An Illinois man who admitted to murdering a young woman more than 35 years ago as a member of a sadistic group known as the “Ripper Crew” is set to be paroled later this month after serving half his prison sentence, PEOPLE confirms.
However, the family of that slain young woman, Lorraine “Lorry” Ann Borowski, is vowing to fight the release of her killer, 57-year-old Thomas Kokoraleis, as authorities investigate ways to keep him in custody beyond his parole date.
“The family is on edge and every day they are reliving this nightmare,” attorney Gloria Allred, who is representing the Borowskis, tells PEOPLE. “They are hoping there is sufficient evidence for a court to find that Mr. Kokoraleis should be civilly committed and not released.”
Speaking Wednesday at his sister’s grave in Elmhurst, Illinois, Mark Borowski said he was “very upset” about Kokoraleis’ scheduled release. He was 14 years old when his sister’s body was found.
“I was devastated,” Mark said at a news conference, alongside his mother and Allred. “Although I was still young, I decided in her [Lorry’s] honor I would do everything in my power to protect women and make sure that they are safe and secure.”
Local and state prosecutors are reviewing whether Kokoraleis can be held beyond his parole date as part of a civil commitment process for inmates with mental disorders who are found to be too sexually violent to be free, the Chicago Tribune reports.
Such a move would require the agreement of a judge, proof that the offender would likely commit future sexual violence and the offender would still be regularly re-evaluated, according to the paper.
Citing unnamed sources, the Tribune reports that Kokoraleis’s mental health history is still unclear as it pertains to a possible move to have him civilly committed.
Paul Darrah, spokesman for DuPage County State’s Attorney Robert Berlin in Illinois, tells PEOPLE: “We have been working in conjunction with the Attorney General’s office to see what our office can do regarding Mr. Kokoraleis’s pending release.”
Representatives with the Illinois Department of Corrections did not immediately return messages seeking comment. It is unclear whether Kokoraleis has an attorney.
Meanwhile Mark, Lorry’s brother, stressed on Wednesday that he hopes Kokoraleis does not regain his freedom.
“I am concerned about the safety of all other women who may be at risk if Lorry’s murderer is released,” he said.
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‘Grabbed Her Right Out of Her Shoes’
Lorry was 21 years old when, authorities have said, she was abducted on a sleepy Saturday morning in 1982 in the Chicago suburb of Elmhurst, outside her real estate office. Her shoes, keys and purse were found at the scene, apparently left behind in the struggle, according to the Tribune.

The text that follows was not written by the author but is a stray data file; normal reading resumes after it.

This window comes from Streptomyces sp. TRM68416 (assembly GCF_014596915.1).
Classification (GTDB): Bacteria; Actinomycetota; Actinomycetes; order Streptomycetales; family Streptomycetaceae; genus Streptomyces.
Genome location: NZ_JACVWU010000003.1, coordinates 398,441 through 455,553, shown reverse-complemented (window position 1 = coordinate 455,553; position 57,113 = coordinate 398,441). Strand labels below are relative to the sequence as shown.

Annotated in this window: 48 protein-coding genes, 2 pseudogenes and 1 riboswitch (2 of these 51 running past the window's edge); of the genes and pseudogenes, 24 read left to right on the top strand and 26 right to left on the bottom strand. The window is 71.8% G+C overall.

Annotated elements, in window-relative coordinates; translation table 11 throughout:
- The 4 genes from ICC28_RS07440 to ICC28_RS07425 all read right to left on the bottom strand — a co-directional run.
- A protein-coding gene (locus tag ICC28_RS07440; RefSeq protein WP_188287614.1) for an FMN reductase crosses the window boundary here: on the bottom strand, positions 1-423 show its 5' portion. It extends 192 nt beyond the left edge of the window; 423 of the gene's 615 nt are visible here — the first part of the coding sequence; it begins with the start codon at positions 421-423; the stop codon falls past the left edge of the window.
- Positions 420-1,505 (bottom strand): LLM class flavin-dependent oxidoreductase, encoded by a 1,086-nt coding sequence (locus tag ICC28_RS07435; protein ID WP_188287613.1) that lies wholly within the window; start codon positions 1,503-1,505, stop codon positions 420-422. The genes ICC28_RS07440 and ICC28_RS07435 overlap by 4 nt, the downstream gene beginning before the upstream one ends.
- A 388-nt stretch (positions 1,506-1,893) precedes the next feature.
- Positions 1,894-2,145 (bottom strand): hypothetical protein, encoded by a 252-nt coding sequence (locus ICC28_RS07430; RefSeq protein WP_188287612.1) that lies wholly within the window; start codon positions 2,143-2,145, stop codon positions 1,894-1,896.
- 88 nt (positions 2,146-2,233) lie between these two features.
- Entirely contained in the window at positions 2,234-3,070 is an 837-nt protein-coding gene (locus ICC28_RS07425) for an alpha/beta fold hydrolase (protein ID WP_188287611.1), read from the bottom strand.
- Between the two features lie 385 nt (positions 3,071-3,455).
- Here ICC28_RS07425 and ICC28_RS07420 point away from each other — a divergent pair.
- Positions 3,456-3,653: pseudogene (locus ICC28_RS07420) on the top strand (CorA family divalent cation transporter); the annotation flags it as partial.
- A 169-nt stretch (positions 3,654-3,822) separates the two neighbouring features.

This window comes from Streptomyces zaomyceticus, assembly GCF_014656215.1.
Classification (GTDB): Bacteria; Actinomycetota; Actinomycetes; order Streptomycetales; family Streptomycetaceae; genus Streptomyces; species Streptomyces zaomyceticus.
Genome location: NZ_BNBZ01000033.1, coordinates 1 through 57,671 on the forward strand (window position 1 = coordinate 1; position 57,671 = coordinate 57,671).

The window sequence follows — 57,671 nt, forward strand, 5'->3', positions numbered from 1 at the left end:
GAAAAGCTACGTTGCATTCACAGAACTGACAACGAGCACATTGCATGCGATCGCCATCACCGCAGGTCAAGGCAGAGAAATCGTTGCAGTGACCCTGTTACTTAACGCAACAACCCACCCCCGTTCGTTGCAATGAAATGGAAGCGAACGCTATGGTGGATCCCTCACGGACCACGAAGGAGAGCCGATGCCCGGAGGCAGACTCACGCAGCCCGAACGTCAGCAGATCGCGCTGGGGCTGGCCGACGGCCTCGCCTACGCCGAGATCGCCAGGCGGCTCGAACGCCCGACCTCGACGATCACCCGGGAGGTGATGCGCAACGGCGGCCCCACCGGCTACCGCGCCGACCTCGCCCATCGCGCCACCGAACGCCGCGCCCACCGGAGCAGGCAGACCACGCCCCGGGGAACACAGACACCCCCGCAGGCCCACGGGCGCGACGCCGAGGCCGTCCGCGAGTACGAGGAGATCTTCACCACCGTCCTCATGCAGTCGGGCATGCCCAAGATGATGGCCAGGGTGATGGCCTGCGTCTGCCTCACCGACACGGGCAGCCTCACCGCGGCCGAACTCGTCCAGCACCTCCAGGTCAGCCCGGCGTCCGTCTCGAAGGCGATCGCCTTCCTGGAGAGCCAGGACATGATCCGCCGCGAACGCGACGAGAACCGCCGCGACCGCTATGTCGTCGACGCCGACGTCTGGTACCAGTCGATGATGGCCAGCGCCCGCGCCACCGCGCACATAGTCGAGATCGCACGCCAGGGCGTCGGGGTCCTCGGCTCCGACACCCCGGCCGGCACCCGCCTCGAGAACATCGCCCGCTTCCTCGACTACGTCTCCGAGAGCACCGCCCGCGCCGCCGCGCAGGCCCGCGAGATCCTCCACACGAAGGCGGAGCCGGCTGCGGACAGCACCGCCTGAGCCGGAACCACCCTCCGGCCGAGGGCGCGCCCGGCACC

Prosecutors at the time said they’d “grabbed her right out of her shoes.”
When Lorry’s badly decomposed body was found in a cemetery five months after she disappeared, her family was devastated to learn that her final moments were worse than imagined: As Mark told local TV station WLS earlier this year, one of her breasts had been sliced off with piano wire and she’d been stabbed dozens of times with an ice pick.
Authorities later learned that Lorry was a victim of a group of four men known as the “Ripper Crew,” named in reference to the notorious London serial killer Jack the Ripper. The group is believed to be linked to the deaths of as many as 20 women and one man, according to the Tribune.
While a total death toll has never been confirmed, prosecutors reportedly won convictions on six of the murder and a seventh conviction, including of the group’s lead, for attempted murder.
For more than a year starting in the spring of 1981, authorities say the men terrorized residents of Chicago and the surrounding area when they drove around in a red van hunting for vulnerable women to kidnap and then torture, according to the Tribune.
Members of the group would often cut off their victims’ breasts with knives and wire garrotes, usually when the women were still alive, the Tribune reports.
Deadly Crime Spree Ends
After their arrests in 1982, after a surviving victim implicated them to police, all four men were sent to prison as the result of various convictions or pleas.
Kokoraleis’s older brother, Andrew, was put to death in March 1999 for his role in the group, according to the Tribune.
While the other two men in the group — Robert Gecht, the leader, and Edward Spreitzer — remain behind bars, Kokoraleis is scheduled to be released on parole in three weeks because of a plea deal he secured when his original conviction was reversed on appeal in 1987, according to the Tribune.
Though he confessed to taking part in two killings, Kokoraleis later claimed he was coerced and was only a witness to the group’s crimes. Unlike the others, Gecht never confessed, the Tribune reports.
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Facing a second trial, Kokoraleis agreed to plead guilty to Lorry’s murder in exchange for having other charges, including taking part in the murder of 26-year-old Linda Sutton, dropped, according to the Tribune.
Kokoraleis was sentenced to 70 years and is scheduled to be released on parole on Sept. 29 because Illinois law at the time allowed for good-behavior credit that could cut a sentence in half.
As Lorry’s family waits to hear whether her killer will be set free, Mark said he will continue to speak out for his sister.
“As men, as brothers, sons, and fathers, we should all be concerned about what some other men may do to the women we love,” he said at the news conference. “I hope that Thomas Kokoraleis will not be released.”